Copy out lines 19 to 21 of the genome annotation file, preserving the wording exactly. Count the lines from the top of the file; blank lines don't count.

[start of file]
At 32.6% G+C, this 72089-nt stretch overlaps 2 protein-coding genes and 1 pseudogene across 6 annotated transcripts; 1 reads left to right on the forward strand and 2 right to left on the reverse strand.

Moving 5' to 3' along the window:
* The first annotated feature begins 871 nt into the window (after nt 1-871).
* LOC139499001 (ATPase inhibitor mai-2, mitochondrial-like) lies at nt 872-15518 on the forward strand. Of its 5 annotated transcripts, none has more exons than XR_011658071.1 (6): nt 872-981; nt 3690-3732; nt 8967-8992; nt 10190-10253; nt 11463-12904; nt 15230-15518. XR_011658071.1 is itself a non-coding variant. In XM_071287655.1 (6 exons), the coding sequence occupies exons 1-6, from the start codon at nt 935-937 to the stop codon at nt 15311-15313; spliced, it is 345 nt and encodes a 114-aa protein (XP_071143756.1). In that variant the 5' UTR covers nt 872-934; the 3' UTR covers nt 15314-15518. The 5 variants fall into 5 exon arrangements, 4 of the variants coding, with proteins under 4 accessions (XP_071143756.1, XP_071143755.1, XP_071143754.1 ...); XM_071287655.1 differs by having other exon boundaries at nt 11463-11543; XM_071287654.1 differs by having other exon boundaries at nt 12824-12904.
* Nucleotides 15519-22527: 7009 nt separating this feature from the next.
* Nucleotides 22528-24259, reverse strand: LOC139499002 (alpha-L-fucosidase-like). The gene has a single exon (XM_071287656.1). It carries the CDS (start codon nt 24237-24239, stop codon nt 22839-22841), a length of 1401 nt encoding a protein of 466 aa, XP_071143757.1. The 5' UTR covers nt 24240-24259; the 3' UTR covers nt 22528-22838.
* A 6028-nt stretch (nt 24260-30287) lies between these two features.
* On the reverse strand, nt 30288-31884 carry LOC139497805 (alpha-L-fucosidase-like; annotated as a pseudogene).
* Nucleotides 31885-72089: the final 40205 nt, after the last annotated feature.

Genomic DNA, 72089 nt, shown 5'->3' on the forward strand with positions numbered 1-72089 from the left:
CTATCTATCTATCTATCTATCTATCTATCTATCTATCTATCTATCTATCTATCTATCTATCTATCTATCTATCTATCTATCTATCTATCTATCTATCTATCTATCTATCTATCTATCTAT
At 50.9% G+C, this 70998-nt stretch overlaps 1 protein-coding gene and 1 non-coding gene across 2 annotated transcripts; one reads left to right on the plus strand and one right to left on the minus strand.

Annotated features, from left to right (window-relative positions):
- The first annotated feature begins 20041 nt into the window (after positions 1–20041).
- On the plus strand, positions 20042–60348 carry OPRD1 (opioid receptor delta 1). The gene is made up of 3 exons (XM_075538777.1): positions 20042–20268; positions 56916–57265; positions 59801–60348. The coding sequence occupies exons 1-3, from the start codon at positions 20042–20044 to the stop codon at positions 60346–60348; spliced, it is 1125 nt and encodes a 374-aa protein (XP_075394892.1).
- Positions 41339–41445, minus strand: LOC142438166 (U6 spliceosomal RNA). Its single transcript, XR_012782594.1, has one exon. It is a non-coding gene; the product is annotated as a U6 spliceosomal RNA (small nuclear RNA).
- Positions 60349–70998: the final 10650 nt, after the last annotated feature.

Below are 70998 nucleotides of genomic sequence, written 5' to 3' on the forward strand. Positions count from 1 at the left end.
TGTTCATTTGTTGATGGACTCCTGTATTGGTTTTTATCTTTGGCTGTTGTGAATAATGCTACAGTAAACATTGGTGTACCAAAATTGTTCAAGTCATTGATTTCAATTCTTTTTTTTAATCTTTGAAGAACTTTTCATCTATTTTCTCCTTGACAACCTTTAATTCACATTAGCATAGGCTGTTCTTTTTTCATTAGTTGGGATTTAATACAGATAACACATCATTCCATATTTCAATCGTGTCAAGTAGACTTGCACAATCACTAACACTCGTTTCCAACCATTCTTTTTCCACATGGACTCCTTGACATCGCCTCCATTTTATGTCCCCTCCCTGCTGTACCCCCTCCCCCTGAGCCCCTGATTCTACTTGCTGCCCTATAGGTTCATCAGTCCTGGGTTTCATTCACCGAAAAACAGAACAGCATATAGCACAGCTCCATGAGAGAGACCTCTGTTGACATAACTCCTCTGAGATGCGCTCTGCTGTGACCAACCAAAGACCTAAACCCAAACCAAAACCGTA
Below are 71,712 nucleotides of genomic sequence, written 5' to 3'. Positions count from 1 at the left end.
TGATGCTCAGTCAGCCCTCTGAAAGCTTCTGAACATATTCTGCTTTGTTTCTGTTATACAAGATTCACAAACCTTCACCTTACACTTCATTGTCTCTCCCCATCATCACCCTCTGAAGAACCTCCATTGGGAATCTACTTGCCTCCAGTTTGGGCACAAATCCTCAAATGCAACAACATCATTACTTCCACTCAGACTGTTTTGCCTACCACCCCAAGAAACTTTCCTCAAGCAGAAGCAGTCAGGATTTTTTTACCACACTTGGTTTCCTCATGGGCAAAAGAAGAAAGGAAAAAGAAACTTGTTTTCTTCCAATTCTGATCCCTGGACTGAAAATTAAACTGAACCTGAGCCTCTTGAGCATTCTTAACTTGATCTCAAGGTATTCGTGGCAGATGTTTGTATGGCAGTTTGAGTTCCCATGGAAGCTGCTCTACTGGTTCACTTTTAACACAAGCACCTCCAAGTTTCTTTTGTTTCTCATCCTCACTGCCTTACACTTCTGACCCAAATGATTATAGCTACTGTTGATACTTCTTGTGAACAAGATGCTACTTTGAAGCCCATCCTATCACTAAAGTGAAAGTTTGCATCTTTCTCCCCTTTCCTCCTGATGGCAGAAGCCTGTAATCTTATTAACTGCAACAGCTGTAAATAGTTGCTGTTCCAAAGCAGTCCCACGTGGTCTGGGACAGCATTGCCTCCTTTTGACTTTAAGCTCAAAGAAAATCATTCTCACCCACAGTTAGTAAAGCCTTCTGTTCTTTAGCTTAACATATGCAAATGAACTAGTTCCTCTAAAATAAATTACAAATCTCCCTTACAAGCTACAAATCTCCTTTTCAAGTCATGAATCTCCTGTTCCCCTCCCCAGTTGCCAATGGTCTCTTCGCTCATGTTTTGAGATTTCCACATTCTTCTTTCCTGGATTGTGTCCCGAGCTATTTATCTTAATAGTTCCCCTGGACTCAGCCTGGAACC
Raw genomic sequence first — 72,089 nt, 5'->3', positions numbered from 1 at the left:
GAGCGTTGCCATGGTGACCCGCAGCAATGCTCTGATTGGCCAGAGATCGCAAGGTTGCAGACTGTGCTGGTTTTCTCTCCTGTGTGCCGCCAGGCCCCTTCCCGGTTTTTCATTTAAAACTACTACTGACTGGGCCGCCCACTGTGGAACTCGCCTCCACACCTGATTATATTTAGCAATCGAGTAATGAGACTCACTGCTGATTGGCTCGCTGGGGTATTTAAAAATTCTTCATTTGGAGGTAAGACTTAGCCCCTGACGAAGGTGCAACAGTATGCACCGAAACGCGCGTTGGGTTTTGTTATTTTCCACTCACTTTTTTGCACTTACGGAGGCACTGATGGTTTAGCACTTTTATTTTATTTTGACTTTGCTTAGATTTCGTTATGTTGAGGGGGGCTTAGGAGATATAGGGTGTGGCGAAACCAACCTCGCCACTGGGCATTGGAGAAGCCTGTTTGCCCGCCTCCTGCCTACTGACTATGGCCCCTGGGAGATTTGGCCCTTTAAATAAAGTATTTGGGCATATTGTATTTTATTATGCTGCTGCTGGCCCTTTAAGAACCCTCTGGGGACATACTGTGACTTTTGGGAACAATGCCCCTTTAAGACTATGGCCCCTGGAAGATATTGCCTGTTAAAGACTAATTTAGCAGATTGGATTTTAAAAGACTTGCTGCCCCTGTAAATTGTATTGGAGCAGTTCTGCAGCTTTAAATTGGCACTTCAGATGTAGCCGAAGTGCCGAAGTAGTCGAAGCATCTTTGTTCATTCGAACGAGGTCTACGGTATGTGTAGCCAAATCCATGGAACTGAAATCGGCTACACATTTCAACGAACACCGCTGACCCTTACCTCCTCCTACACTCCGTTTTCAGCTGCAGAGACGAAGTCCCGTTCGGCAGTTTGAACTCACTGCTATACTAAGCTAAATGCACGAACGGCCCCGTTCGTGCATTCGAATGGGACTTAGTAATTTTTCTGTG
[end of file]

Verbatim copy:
TGTTCATTTGTTGATGGACTCCTGTATTGGTTTTTATCTTTGGCTGTTGTGAATAATGCTACAGTAAACATTGGTGTACCAAAATTGTTCAAGTCATTGATTTCAATTCTTTTTTTTAATCTTTGAAGAACTTTTCATCTATTTTCTCCTTGACAACCTTTAATTCACATTAGCATAGGCTGTTCTTTTTTCATTAGTTGGGATTTAATACAGATAACACATCATTCCATATTTCAATCGTGTCAAGTAGACTTGCACAATCACTAACACTCGTTTCCAACCATTCTTTTTCCACATGGACTCCTTGACATCGCCTCCATTTTATGTCCCCTCCCTGCTGTACCCCCTCCCCCTGAGCCCCTGATTCTACTTGCTGCCCTATAGGTTCATCAGTCCTGGGTTTCATTCACCGAAAAACAGAACAGCATATAGCACAGCTCCATGAGAGAGACCTCTGTTGACATAACTCCTCTGAGATGCGCTCTGCTGTGACCAACCAAAGACCTAAACCCAAACCAAAACCGTA
Below are 71,712 nucleotides of genomic sequence, written 5' to 3'. Positions count from 1 at the left end.
TGATGCTCAGTCAGCCCTCTGAAAGCTTCTGAACATATTCTGCTTTGTTTCTGTTATACAAGATTCACAAACCTTCACCTTACACTTCATTGTCTCTCCCCATCATCACCCTCTGAAGAACCTCCATTGGGAATCTACTTGCCTCCAGTTTGGGCACAAATCCTCAAATGCAACAACATCATTACTTCCACTCAGACTGTTTTGCCTACCACCCCAAGAAACTTTCCTCAAGCAGAAGCAGTCAGGATTTTTTTACCACACTTGGTTTCCTCATGGGCAAAAGAAGAAAGGAAAAAGAAACTTGTTTTCTTCCAATTCTGATCCCTGGACTGAAAATTAAACTGAACCTGAGCCTCTTGAGCATTCTTAACTTGATCTCAAGGTATTCGTGGCAGATGTTTGTATGGCAGTTTGAGTTCCCATGGAAGCTGCTCTACTGGTTCACTTTTAACACAAGCACCTCCAAGTTTCTTTTGTTTCTCATCCTCACTGCCTTACACTTCTGACCCAAATGATTATAGCTACTGTTGATACTTCTTGTGAACAAGATGCTACTTTGAAGCCCATCCTATCACTAAAGTGAAAGTTTGCATCTTTCTCCCCTTTCCTCCTGATGGCAGAAGCCTGTAATCTTATTAACTGCAACAGCTGTAAATAGTTGCTGTTCCAAAGCAGTCCCACGTGGTCTGGGACAGCATTGCCTCCTTTTGACTTTAAGCTCAAAGAAAATCATTCTCACCCACAGTTAGTAAAGCCTTCTGTTCTTTAGCTTAACATATGCAAATGAACTAGTTCCTCTAAAATAAATTACAAATCTCCCTTACAAGCTACAAATCTCCTTTTCAAGTCATGAATCTCCTGTTCCCCTCCCCAGTTGCCAATGGTCTCTTCGCTCATGTTTTGAGATTTCCACATTCTTCTTTCCTGGATTGTGTCCCGAGCTATTTATCTTAATAGTTCCCCTGGACTCAGCCTGGAACC